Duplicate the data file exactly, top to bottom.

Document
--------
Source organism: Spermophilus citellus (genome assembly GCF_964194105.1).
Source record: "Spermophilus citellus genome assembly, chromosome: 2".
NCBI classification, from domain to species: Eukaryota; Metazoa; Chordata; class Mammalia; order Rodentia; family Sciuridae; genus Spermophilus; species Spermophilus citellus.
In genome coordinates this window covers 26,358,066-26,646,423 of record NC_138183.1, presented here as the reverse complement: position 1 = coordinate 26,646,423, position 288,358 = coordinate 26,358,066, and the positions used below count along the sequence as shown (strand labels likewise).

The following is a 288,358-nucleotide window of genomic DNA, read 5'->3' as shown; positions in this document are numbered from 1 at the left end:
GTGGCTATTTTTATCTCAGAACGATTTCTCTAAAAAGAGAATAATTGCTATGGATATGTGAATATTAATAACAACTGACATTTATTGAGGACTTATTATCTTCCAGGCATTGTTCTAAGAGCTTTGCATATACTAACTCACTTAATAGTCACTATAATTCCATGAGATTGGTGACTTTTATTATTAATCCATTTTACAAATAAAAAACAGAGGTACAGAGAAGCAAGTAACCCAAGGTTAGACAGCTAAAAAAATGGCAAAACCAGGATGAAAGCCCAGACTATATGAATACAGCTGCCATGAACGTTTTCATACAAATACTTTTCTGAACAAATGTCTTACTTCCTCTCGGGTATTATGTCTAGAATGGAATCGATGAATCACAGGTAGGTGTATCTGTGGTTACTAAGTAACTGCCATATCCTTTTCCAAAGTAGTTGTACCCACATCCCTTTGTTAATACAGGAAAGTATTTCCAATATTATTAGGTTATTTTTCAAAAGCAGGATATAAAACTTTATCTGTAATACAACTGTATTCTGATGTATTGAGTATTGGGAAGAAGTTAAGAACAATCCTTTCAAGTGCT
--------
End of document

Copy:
Source organism: Spermophilus citellus (genome assembly GCF_964194105.1).
Source record: "Spermophilus citellus genome assembly, chromosome: 2".
NCBI classification, from domain to species: Eukaryota; Metazoa; Chordata; class Mammalia; order Rodentia; family Sciuridae; genus Spermophilus; species Spermophilus citellus.
In genome coordinates this window covers 26,358,066-26,646,423 of record NC_138183.1, presented here as the reverse complement: position 1 = coordinate 26,646,423, position 288,358 = coordinate 26,358,066, and the positions used below count along the sequence as shown (strand labels likewise).

The following is a 288,358-nucleotide window of genomic DNA, read 5'->3' as shown; positions in this document are numbered from 1 at the left end:
GTGGCTATTTTTATCTCAGAACGATTTCTCTAAAAAGAGAATAATTGCTATGGATATGTGAATATTAATAACAACTGACATTTATTGAGGACTTATTATCTTCCAGGCATTGTTCTAAGAGCTTTGCATATACTAACTCACTTAATAGTCACTATAATTCCATGAGATTGGTGACTTTTATTATTAATCCATTTTACAAATAAAAAACAGAGGTACAGAGAAGCAAGTAACCCAAGGTTAGACAGCTAAAAAAATGGCAAAACCAGGATGAAAGCCCAGACTATATGAATACAGCTGCCATGAACGTTTTCATACAAATACTTTTCTGAACAAATGTCTTACTTCCTCTCGGGTATTATGTCTAGAATGGAATCGATGAATCACAGGTAGGTGTATCTGTGGTTACTAAGTAACTGCCATATCCTTTTCCAAAGTAGTTGTACCCACATCCCTTTGTTAATACAGGAAAGTATTTCCAATATTATTAGGTTATTTTTCAAAAGCAGGATATAAAACTTTATCTGTAATACAACTGTATTCTGATGTATTGAGTATTGGGAAGAAGTTAAGAACAATCCTTTCAAGTGCT